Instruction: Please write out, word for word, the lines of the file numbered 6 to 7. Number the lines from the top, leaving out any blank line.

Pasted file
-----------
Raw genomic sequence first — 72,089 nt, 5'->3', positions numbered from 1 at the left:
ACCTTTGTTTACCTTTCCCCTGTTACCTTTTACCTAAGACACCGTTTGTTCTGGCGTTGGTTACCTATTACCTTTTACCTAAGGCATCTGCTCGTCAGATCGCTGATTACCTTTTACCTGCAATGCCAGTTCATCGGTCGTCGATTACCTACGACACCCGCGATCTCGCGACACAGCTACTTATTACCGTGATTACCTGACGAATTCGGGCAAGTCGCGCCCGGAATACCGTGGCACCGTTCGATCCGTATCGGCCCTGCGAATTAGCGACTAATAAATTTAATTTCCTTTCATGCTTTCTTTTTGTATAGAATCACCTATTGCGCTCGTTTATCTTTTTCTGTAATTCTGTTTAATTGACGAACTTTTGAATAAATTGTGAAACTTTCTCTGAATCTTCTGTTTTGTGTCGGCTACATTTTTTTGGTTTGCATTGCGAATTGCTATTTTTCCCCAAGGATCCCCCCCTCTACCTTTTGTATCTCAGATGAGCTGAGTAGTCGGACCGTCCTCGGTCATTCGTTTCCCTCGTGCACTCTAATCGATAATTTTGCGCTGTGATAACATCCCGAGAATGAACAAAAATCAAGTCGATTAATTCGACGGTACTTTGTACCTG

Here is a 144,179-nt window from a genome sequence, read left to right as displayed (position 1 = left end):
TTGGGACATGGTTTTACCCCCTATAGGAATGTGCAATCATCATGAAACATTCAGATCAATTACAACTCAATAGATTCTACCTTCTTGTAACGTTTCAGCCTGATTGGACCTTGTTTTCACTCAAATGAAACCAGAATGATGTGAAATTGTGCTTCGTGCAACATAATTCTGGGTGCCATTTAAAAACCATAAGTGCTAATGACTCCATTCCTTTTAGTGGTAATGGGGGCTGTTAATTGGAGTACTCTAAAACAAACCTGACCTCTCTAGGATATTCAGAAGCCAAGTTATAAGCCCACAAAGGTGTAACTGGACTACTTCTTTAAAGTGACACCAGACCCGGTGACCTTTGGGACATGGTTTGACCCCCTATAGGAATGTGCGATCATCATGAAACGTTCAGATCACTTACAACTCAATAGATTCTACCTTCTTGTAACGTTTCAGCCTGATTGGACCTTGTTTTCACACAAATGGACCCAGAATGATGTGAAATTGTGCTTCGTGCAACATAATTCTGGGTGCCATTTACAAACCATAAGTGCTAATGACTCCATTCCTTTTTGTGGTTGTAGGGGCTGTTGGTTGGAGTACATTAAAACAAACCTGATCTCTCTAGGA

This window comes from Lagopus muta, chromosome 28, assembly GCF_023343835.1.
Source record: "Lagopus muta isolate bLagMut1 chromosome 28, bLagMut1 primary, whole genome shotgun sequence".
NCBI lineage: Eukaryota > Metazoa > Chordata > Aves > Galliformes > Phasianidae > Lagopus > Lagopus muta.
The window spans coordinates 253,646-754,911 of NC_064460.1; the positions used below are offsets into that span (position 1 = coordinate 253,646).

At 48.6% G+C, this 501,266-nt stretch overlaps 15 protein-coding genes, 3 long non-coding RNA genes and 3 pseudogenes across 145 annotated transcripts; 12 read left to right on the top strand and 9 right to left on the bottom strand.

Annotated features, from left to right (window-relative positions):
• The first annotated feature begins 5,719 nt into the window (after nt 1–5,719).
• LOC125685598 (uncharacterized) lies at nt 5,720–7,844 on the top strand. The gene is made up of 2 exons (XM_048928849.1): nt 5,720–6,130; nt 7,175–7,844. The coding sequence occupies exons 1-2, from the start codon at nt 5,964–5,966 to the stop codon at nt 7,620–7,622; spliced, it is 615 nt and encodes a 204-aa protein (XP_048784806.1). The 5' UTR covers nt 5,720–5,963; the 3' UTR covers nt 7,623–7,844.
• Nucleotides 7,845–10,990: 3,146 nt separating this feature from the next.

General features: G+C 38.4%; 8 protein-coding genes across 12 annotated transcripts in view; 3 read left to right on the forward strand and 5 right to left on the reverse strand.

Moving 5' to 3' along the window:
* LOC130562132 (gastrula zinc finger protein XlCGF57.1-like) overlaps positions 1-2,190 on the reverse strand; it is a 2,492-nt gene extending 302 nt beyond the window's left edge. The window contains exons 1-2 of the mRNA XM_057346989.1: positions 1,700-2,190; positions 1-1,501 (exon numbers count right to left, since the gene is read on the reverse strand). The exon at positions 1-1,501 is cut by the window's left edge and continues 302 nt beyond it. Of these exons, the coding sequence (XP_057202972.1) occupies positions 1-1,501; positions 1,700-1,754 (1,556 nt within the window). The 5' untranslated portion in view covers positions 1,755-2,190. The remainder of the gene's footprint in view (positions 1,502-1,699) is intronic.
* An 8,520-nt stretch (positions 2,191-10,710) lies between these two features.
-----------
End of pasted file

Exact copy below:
Source record: "Lagopus muta isolate bLagMut1 chromosome 28, bLagMut1 primary, whole genome shotgun sequence".
NCBI lineage: Eukaryota > Metazoa > Chordata > Aves > Galliformes > Phasianidae > Lagopus > Lagopus muta.